After Lilly's suicide Zee returns home to her father who has been suffering with Parkinson's disease.  Upon her arrival she is surprised at the rapid decline of the disease.  He has been fortunate for so long to have lived with minimal symptoms, but all of a sudden the disease seems to be taking its toll on him.  This was such a touching part of the story for me as Zee puts her life on hold to care for her father who is frustrated with his medical condition.  Her job becomes harder as his disease advances to the Altzheimer's stage.  Because of the disease she finds that she needs to have some medical equipment installed in the home, and that is when Hawk is introduced in the story.  Zee feels that she has seen Hawk somewhere before but cannot place it instantly.  When she does finally recall how she knows this handsome man it brings back helpless feelings but that mysterious element that I mentioned earlier also surrounds his character.

As Zee continues to care for her father she seems to accept the path that her life has taken.  She realizes that she can make subtle changes for a more fulfilling outcome for both her and her loved ones.  She also comes to accept that the suicides of both her mother and Lilly are not her fault.  She learns that by charting the stars properly on the open sea that you can always find your way home.  With the help of all who love Zee, this is exactly what she does.

I really enjoyed this story and I think even more than I had expected.  With themes of love,  mystical elements, life choices, and both mental and terminal illnesses this is a great story and would also make a wonderful book club selection.  This is one that I highly recommend.

My Rating:  4/5

Disclosure:  This book was provided to me by the publisher in exchange for an honest review.

Thursday, March 24, 2011

Review: Sweetie by Kathryn Magendie

Here is a summary of Sweetie from Kathryn Magendie's website:

Friendship, Courage, Hope . . .

Lyrical and poignant gothic southern storytelling. Sweetie is a wild girl, rough, almost feral, yet brave and endlessly honest. When Melissa, a shy, stuttering town girl, befriends her, the two enrich each other's lonely lives. But there are some in the Appalachian community who regard Sweetie and her peculiar heritage as sinister...

For shy, stuttering Melissa, the wild mountain girl named Sweetie was a symbol of pride and strength. But to many in the Smoky Mountain town, Sweetie was an outcast, a sinister force, or worse.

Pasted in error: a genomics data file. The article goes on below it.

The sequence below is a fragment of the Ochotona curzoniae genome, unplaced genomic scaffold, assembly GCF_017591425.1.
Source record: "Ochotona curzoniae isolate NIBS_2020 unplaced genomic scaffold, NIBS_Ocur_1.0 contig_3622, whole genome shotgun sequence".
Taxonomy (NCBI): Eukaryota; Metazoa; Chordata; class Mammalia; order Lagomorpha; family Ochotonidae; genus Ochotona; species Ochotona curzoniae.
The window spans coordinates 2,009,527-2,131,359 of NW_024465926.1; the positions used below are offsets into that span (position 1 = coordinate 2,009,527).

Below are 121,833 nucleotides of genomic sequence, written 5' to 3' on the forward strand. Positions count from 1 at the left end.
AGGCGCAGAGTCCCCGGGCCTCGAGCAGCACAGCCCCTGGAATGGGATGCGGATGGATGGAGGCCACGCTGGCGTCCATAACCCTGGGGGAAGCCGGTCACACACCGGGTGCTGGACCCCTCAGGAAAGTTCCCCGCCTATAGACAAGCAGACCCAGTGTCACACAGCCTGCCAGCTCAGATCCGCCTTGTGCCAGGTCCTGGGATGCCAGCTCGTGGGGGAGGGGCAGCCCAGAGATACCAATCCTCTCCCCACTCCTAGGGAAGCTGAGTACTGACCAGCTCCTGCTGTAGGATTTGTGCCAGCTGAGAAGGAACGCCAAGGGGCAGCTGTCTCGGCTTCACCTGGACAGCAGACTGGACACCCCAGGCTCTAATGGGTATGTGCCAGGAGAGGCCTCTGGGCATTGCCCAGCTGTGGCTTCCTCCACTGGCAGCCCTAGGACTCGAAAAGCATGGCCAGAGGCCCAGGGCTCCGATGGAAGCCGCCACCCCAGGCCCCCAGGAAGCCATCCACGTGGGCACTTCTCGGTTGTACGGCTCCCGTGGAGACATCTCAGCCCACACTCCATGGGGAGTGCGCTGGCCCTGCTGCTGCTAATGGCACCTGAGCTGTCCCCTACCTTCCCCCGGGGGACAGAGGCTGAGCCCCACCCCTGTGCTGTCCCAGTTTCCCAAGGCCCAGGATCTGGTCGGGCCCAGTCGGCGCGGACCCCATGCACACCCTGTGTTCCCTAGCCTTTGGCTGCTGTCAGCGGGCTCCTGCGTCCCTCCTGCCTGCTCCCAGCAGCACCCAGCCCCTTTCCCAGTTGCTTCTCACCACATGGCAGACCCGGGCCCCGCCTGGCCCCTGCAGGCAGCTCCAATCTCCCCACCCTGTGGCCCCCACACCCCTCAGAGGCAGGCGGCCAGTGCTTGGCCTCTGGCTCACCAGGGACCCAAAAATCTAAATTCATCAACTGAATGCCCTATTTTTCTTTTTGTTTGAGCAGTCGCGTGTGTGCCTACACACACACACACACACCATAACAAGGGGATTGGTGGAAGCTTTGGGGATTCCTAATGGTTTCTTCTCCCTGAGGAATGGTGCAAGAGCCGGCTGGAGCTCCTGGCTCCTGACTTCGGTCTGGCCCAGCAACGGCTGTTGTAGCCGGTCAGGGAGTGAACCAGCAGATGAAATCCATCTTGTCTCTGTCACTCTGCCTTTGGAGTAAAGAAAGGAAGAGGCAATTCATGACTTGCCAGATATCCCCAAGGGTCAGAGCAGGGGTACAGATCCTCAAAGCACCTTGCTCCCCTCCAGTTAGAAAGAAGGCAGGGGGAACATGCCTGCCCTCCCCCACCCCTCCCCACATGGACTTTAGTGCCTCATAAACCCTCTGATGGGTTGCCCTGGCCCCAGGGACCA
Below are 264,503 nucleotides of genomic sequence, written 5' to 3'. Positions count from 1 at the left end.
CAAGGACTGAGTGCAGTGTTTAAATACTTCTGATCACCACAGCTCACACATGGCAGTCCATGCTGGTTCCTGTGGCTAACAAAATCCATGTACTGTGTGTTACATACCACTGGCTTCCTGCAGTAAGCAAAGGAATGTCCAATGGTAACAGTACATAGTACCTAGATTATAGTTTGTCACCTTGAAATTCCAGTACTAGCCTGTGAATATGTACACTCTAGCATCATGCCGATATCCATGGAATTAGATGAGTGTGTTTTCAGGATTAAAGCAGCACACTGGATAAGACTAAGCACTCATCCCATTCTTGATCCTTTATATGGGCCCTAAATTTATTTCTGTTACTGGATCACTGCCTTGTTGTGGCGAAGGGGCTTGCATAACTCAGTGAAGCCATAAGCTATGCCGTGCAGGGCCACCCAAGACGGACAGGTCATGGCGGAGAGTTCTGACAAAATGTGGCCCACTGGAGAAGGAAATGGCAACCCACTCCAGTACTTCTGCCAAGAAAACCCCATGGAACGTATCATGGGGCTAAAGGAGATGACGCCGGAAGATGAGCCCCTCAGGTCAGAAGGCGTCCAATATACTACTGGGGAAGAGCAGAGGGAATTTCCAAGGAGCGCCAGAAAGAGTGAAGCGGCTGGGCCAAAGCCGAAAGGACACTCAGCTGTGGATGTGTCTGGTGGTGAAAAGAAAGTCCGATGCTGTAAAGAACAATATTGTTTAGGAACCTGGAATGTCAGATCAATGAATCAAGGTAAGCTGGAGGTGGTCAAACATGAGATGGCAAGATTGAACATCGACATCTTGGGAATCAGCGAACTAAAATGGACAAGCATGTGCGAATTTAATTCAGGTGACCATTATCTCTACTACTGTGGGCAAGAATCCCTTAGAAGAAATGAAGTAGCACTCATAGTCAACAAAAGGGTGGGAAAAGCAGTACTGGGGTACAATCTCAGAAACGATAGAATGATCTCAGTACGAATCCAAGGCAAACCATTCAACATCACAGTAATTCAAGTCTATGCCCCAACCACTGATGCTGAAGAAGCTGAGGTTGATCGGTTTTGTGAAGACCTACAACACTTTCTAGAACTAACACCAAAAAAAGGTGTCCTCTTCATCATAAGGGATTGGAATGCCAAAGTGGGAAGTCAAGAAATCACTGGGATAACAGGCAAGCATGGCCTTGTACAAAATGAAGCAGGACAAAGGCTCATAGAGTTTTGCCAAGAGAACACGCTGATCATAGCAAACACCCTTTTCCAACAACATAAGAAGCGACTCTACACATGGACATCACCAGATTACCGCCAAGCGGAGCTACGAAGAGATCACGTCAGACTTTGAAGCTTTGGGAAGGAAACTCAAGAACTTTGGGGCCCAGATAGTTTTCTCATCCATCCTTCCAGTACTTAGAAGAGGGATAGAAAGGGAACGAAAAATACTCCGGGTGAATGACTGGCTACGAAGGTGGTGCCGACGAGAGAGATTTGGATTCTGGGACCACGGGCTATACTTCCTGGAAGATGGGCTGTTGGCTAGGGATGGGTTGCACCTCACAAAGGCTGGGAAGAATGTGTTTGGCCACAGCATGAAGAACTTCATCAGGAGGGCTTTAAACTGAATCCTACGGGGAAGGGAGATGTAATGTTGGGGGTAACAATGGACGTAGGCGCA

My Review:
I just loved this coming of age story of two young girls from different walks of life that develop a friendship that will get them through a life changing summer.  Sweetie and Melissa grow to depend upon one another through both of their strengths and weaknesses.  In the opening of the book Melissa is a grown woman and she returns to the mountain town and finds herself recalling the special friendship that these girls had.

When Melissa was a young, overweight girl her family moved from town to town quite often, never really giving Melissa a chance to settle in and make real friends.  That is about to change when her parents move them to a small town in the mountains of North Carolina before the start of her sixth grade year.  As Melissa is teased by the more popular kids for her stuttering and weight, Sweetie is there to accept her as she is.

While Melissa lives in a modern home on the side of town, Sweetie lives in a secluded cabin in the mountains.  Even though these girls are complete opposites, they form an unlikely bond of friendship.  Once school lets out for the summer they take advantage of every waking moment to learn everything about each other and the mountains where they live.  Melissa's mother disapproves of the friendship that she has with Sweetie, while her father always seems withdrawn in his own world.

Sweetie and Melissa deal with a lot of serious issues and changes during this summer.  From puberty, secrets, and deaths, their friendship is tested.   As the summer was coming to and end it really wasn't clear to me if the friendship would really last that much longer.  I think that although Melissa still longed for the carefree days of exploring and youthful friendship, she secretly wanted a wider variety of friends that may have even included boys.

I just loved this story that gave me a good reminder of the innocence that children still have at this young age.  With themes of friendship, coming of age, and loss of loved ones I can't help but think this would make a great book club selection and I don't hesitate to recommend it.

My Rating:  5/5

Disclosure:  This e-book was provided to me by the publisher through the Net Galley program in exchange for an honest review.

Wednesday, March 16, 2011

Wondrous Words Wednesday-March 16

Bermudaonion asks you to share new words that you have learned during your reading adventures in the last week. Feel free to join in the fun!